Accounting board rejects bid to ease CECL; rate drop sparks mini refi boom
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Hurry up or wait
Commerzbank and Deutsche Bank are of two minds on how quickly to proceed with merger talks. While the former “would like to see a speedy decision on whether to deepen the discussions or not,” the latter “needs more time.” However, “the differences on the timeline are not seen as significant enough to derail the negotiations.”
But one thing that could wreck the proposed deal is lack of financial support from the German government, and on Wednesday lawmakers warned finance minister Olaf Scholz “that they will block any attempt to invest public money” into a merger of Germany’s two biggest banks. “One thing that we will not stand for is that the state gives more money,” said Bettina Stark-Watzinger, chairman of the Bundestag’s finance committee.
At the same time, unions representing workers at the two banks have planned “a series of marches and warning strikes … as they gear up for a bitter campaign against the merger talks.”
Meanwhile, Italy’s UniCredit is preparing to make a bid for Commerzbank should the talks with Deutsche falter.
Wall Street Journal
The Financial Accounting Standards Board Accounting rejected a proposal by regional banks to relax an accounting rule change that will force banks to book all expected future losses on their loans as soon as they are made. “The rejection means the accounting change — known as CECL, for current expected credit losses — will go forward as planned at the start of 2020 for publicly traded U.S. banks. That will force some banks to boost their loan-loss reserves, cutting into earnings and regulatory capital.”
Good news, bad news
The recent sharp drop in mortgage interest rates to around 4% has created a mini refinancing boom, “a piece of good news for banks and other lenders that have been grappling with a cooling housing market.” Mortgage applications rose 18% last week, with refi applications up 39%, “a welcome sign for mortgage executives who had earlier been bracing for a continued rise in rates in 2019.”
Still, “while they produce a short-term fillip, refinancing waves are at best a mixed bag for banks. Lenders that hold big books of mortgage-backed securities are forced by early repayments to reinvest those holdings at lower rates. Similarly, if a bank refinances a mortgage that it is currently holding on its books, then it earns a lending fee but is left holding a lower-yielding loan.”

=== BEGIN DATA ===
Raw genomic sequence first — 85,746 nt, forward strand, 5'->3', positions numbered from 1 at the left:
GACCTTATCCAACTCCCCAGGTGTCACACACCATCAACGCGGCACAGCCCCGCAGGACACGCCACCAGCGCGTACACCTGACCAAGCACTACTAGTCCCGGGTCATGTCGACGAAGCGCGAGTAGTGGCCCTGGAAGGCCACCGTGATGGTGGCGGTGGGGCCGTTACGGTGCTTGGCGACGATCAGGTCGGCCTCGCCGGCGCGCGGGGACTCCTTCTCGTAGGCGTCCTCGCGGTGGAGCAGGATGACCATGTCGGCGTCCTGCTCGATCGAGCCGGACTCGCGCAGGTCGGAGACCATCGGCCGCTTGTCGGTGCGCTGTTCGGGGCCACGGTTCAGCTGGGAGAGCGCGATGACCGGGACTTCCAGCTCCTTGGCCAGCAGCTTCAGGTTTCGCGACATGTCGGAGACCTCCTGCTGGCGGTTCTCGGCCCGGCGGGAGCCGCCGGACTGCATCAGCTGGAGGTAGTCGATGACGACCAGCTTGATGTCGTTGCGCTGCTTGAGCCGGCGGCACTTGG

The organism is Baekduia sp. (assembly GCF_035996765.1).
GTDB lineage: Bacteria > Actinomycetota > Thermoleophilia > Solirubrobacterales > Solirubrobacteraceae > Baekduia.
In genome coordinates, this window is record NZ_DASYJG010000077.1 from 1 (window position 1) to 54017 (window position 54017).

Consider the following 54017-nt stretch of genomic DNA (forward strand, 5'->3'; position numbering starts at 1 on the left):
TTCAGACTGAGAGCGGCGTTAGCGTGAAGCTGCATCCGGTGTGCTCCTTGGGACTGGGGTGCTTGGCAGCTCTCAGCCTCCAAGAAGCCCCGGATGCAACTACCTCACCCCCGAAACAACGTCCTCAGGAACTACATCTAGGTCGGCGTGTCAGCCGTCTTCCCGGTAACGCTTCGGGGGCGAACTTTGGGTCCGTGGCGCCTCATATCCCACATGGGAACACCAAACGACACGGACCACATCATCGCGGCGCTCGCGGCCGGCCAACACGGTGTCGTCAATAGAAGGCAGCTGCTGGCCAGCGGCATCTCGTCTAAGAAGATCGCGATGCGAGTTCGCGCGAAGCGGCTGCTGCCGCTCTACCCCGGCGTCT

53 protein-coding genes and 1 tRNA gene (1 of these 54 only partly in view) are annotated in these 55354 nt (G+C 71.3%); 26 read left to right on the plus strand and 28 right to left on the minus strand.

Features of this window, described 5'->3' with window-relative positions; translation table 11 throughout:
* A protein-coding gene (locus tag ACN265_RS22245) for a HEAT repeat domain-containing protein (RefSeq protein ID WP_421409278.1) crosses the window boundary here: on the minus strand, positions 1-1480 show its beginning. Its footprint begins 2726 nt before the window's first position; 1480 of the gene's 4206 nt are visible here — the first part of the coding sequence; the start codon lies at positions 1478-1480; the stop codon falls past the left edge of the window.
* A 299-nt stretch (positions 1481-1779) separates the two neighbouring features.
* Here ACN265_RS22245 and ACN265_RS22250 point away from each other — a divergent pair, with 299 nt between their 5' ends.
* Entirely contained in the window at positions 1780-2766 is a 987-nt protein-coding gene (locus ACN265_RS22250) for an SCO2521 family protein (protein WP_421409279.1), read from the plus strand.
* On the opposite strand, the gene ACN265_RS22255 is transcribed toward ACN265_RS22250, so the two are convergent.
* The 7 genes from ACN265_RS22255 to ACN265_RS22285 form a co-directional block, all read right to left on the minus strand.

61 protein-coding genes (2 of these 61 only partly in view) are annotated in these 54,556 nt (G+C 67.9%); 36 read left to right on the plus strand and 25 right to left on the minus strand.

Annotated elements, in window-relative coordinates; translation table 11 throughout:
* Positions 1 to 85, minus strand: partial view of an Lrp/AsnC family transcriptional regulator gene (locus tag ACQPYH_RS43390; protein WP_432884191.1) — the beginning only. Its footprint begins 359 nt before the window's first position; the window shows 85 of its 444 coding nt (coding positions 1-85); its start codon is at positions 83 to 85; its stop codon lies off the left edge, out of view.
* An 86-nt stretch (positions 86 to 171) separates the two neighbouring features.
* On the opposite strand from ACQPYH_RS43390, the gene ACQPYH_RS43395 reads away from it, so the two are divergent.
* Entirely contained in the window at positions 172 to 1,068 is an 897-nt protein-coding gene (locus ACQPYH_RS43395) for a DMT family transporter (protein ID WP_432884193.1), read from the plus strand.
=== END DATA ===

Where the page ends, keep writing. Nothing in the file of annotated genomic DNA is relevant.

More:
Stand by your man
National Economic Council Director Larry Kudlow said President Trump remains committed to Stephen Moore, his announced nominee to join the Federal Reserve, “despite concerns about the conservative economic analyst’s qualifications, political independence and past legal woes.” Trump “completely supports Steve. I certainly do,” Kudlow said. “We are fully behind him. He’s a smart guy, I think he would be a breath of fresh air at the Fed. So far it’s all systems go.”
Two Democrat senators that chair committees want more information about Moore’s reported unpaid federal taxes.
Danske Bank and Swedbank “should have known” what they were getting into in Estonia, when "big profits were pouring out of a tiny business," the paper says. "Danske foolishly trusted in its anti-money laundering controls, although it had little insight into what was going on locally — the Estonian branch used a different computer system and most documents were in Estonian or Russian. Swedbank’s culpability is less clear, although it handled €135 billion in high-risk non-resident flows in Estonia.”
New York Times
Banks and guns
Guns Down America, an anti-gun group, has begun ranking 15 banks on their ties to the firearms industry and trade groups, including the National Rifle Association. Six of the banks, including JPMorgan Chase and Wells Fargo, received failing grades, while Citigroup earned a B, the highest rating. “We’re not interested in shaming banks or running a campaign focused on how evil they are. Our end goal is to change the way banks make decisions when doing business with the gun industry,” said Igor Volsky, the group’s founder and executive director.
Tim Sloan’s abrupt departure as CEO only adds to the turmoil inside Wells Fargo. “The bank, already under fire from regulators and lawmakers, is again caught flat-footed as it starts what could be a lengthy search for a new CEO,” Bloomberg reports. “No formal talks with possible successors have begun and a recruiting firm had yet to be selected as of late Tuesday. One tally of supposed candidates lists more than two dozen men and women.”
“What’s the new plan? What’s the new strategy going forward? It’s a big question mark for everyone right now.” — Kyle Sanders, an analyst at Edward Jones & Co., about Wells Fargo’s business strategy as it searches for a new CEO